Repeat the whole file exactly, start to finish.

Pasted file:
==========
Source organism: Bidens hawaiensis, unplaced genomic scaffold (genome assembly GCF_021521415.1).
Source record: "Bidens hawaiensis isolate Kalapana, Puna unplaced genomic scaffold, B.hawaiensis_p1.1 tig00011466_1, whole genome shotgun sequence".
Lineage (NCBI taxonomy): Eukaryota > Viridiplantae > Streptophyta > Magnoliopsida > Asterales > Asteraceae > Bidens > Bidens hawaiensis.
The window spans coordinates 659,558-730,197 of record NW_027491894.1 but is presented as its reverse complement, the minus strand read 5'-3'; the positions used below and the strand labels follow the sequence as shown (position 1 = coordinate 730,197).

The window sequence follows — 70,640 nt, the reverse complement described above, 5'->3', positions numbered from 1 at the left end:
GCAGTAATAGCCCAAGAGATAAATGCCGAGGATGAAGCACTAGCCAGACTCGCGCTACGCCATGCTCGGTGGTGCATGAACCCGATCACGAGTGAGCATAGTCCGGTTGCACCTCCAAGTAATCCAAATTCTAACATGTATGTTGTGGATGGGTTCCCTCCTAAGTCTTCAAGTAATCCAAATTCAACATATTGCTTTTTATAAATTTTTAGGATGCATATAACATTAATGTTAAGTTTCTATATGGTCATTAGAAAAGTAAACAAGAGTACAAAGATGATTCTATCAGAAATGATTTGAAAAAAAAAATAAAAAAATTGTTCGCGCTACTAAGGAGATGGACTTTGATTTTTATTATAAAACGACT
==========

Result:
Source organism: Bidens hawaiensis, unplaced genomic scaffold (genome assembly GCF_021521415.1).
Source record: "Bidens hawaiensis isolate Kalapana, Puna unplaced genomic scaffold, B.hawaiensis_p1.1 tig00011466_1, whole genome shotgun sequence".
Lineage (NCBI taxonomy): Eukaryota > Viridiplantae > Streptophyta > Magnoliopsida > Asterales > Asteraceae > Bidens > Bidens hawaiensis.
The window spans coordinates 659,558-730,197 of record NW_027491894.1 but is presented as its reverse complement, the minus strand read 5'-3'; the positions used below and the strand labels follow the sequence as shown (position 1 = coordinate 730,197).

The window sequence follows — 70,640 nt, the reverse complement described above, 5'->3', positions numbered from 1 at the left end:
GCAGTAATAGCCCAAGAGATAAATGCCGAGGATGAAGCACTAGCCAGACTCGCGCTACGCCATGCTCGGTGGTGCATGAACCCGATCACGAGTGAGCATAGTCCGGTTGCACCTCCAAGTAATCCAAATTCTAACATGTATGTTGTGGATGGGTTCCCTCCTAAGTCTTCAAGTAATCCAAATTCAACATATTGCTTTTTATAAATTTTTAGGATGCATATAACATTAATGTTAAGTTTCTATATGGTCATTAGAAAAGTAAACAAGAGTACAAAGATGATTCTATCAGAAATGATTTGAAAAAAAAAATAAAAAAATTGTTCGCGCTACTAAGGAGATGGACTTTGATTTTTATTATAAAACGACT